I have been watching the US political drama--as in soap opera--from afar. The nation of Palau, where I spent the last four months has a close relationship with the United States. For four decades following World War 2 Palau was part of a trust territory overseen by the United States. Since Palau became the fourth smallest nation in the world, Palau continues to maintain close ties with its big brother. Palauans can serve in the United States military, can go in and out of US borders with the same freedom as US citizens, are eligible to receive educational assistance, and the nation's only post office has a US zip code, 96940. Much of the island nation's government structure is modeled after America's.
A few weeks ago I had an interesting conversation. A friend and I had gone to a modest, but nice,
Just about every time I watch a news cast, or read a political article I see the statesman from the other side of the world looking at me with a gentle smile. His question haunts me. Indeed, how did we come to this state of affairs? The question would be troubling enough if I lived in a land ruled by a king, where the succession of leadership is determined by who is born to whom and when. In my land however, since I am involved in the choice of those who lead my nation, I have too admit that the current state of the state is not just an interesting point for discussion. It is a matter of personal responsibility.
Following the past few election cycles, I've seen bumper-stickers that proclaim, "Don't blame me. I didn't vote for ______." I suppose I could adopt that philosophy. "I'm right; if only people would have followed my example. . . ." Yes, in my land I am not only the ruled; when I go to the polling place I am the ruler. I do need to cast that vote responsibly, but is that all? How active should I be in politics? Is our current situation a confirmation of Burke's famous pronouncement? It would appear that evil will triumph in the current election cycle--the only question is which flavor of evil. Is the explanation that good men have done nothing? Am I one of those good men who spent too much time sitting on their hands?
I have a number of questions, and few answers, maybe we can help each other. I welcome your comments.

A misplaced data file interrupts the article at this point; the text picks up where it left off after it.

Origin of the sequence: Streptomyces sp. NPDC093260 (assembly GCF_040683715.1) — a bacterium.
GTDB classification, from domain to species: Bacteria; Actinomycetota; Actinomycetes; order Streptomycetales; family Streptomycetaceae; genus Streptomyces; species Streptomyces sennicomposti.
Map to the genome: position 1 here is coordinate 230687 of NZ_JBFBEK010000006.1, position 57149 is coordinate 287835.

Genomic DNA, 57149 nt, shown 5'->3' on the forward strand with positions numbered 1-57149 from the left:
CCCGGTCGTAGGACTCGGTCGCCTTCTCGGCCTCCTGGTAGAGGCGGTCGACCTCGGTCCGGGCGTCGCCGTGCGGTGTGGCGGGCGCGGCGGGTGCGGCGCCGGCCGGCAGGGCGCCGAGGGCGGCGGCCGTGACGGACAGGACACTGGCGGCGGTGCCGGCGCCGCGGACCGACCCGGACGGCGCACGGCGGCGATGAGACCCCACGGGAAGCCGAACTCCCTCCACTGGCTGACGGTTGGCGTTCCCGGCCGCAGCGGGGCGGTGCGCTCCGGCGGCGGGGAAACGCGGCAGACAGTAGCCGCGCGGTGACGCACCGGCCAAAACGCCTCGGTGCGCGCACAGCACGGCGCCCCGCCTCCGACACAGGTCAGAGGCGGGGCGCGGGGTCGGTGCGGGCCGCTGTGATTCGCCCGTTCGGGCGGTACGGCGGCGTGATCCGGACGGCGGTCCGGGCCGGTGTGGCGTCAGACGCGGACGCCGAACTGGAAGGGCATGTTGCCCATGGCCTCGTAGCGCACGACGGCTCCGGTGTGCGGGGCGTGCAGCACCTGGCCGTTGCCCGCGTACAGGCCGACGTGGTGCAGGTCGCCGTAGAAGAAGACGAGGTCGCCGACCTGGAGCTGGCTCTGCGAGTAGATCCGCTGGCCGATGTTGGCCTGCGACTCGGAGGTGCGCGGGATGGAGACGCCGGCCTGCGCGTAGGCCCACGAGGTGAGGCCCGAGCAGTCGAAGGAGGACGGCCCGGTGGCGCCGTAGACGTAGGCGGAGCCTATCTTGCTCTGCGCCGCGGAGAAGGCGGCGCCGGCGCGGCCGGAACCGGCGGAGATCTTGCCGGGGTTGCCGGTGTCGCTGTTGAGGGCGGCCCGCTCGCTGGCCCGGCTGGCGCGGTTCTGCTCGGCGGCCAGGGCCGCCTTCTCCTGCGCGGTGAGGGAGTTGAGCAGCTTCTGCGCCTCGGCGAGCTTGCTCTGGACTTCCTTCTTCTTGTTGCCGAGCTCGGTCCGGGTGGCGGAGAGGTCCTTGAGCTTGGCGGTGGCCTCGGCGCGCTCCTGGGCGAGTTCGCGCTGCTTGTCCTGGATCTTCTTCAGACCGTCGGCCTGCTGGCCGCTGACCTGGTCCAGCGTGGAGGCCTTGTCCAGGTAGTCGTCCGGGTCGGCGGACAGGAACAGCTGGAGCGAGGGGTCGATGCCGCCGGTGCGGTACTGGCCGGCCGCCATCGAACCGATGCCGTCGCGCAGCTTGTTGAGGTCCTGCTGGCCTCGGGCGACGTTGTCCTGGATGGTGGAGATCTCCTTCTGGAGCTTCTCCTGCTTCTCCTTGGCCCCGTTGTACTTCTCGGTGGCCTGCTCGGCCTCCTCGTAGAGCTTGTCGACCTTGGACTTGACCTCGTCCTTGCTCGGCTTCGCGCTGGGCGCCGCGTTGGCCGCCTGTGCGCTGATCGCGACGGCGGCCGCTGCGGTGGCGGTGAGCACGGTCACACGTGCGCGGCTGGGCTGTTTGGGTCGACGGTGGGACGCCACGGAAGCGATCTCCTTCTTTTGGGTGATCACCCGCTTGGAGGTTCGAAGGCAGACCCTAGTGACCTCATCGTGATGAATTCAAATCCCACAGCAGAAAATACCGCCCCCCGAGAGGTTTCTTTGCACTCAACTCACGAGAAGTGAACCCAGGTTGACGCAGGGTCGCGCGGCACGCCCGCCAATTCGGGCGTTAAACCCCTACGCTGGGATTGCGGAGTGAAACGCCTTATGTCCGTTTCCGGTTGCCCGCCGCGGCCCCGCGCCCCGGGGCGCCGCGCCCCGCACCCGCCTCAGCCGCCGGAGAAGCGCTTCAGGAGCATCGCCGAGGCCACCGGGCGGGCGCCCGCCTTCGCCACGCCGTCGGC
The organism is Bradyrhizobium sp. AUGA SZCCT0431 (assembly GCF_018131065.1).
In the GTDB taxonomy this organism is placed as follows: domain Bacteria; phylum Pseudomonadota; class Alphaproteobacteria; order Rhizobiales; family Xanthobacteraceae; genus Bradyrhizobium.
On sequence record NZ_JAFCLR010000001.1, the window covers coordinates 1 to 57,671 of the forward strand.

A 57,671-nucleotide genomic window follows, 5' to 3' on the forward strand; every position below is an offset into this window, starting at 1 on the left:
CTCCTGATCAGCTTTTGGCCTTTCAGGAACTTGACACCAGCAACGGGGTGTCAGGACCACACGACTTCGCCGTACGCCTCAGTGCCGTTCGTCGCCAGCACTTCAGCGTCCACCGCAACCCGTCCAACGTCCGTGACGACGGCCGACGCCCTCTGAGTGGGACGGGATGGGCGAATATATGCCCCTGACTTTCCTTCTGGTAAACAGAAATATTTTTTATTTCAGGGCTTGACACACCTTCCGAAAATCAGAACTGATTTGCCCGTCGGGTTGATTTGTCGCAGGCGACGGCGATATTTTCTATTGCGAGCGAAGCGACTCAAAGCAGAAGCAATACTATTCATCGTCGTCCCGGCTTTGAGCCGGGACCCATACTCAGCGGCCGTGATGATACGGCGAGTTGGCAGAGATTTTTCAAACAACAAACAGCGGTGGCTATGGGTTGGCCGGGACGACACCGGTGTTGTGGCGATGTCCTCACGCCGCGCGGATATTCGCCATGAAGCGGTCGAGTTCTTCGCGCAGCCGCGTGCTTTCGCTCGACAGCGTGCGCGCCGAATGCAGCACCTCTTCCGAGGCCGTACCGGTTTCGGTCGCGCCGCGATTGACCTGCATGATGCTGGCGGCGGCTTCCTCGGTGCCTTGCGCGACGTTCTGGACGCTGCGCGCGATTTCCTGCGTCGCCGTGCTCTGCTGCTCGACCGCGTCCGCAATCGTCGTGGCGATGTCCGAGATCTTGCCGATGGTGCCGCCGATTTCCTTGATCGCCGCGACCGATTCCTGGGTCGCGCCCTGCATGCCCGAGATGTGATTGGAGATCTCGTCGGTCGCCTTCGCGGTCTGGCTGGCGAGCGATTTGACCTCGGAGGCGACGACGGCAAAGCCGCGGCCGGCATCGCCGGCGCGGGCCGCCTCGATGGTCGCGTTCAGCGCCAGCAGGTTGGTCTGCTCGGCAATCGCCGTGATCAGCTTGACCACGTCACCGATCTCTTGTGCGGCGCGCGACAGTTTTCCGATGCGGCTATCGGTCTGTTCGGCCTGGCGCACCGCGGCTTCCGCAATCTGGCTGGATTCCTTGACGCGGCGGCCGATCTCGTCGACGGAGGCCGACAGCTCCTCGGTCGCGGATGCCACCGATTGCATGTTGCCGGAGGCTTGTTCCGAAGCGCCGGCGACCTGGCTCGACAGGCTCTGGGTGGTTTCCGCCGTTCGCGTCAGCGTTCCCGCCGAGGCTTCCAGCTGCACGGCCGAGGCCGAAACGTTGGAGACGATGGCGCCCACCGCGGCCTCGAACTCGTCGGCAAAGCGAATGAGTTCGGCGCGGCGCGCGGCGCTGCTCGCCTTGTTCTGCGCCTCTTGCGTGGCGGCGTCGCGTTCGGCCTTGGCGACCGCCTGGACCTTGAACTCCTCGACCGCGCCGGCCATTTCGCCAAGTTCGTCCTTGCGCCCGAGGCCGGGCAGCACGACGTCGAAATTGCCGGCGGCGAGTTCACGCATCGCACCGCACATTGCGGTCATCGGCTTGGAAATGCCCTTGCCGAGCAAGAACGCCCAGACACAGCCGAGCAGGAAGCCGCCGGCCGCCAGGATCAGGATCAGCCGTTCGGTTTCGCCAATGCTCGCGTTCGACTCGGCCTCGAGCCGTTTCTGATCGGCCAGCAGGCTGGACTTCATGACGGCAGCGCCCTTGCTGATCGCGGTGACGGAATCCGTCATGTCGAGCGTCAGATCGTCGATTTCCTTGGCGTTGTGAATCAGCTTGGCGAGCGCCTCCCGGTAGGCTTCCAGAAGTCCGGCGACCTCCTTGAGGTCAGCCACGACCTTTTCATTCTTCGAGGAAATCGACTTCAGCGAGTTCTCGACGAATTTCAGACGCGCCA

- Some have adopted an attitude of fatalism. A friend recently posted an article by a friend of his that began, "The fact is, and this is a biblical fact...If Donald Trump is our next President, he will be there because the hand of God is on him to put him there." The same can be said about Hilary or, for that matter, we could just as well say, if the Ayatollah of Iran successfully seizes power over the USA and establishes a new caliphate it will have taken place within the sphere of God's sovereignty. Existentialist Albert Camus, in The Plague, sets up a dilemma. A plague had come. The priest in the story concluded that the plague had come has a result of God's judgment. Therefore to oppose the plague was to oppose God.
In Old Testament Israel a particularly unscrupulous king murdered his way into power, I ask myself, "Why did God allow Jehu to become King?" My answer is, "Because Israel deserved to have Jehu for her king." (2 Kings 9-10) Still if Jehu had been running for office instead of riding in on a reign of terror, I wouldn't have voted for him. It is not right to choose evil.
- What are the limits of what one can do with a clear conscious. I am told that Hitler was nice to little children. Is that virtue sufficient to earn my vote. Even those candidates who are very admirable are not perfect. Is there ever a mortal who is worthy of my vote. Theologian Andy Naselli thinks out loud on this one. His thoughts are worth considering. http://andynaselli.com/can-you-vote-for-donald-trump-with-a-clear-conscience
- Russel Moore takes on the question that seems to dominate the conservative end of the current political discussion. Should a Christian vote for the lesser of two evils? You should read his thoughts, but in brief his answer is "No."
- It is a bit more general but Steve Cornell has some thoughts on Christians engaging with culture. Clearly how we vote is one of those points where our Christian worldview stands toe-to-toe with the culture where we live.
- Sometimes when things are bad it is good to remind yourself of some conclusions you came to when things weren't quite so bad. I reread this old piece and I think the me that is wondering what to do today needs to hear the me that spoke a while ago.
I'm still thinking about the President's question. I add another one: What am I going to do about it?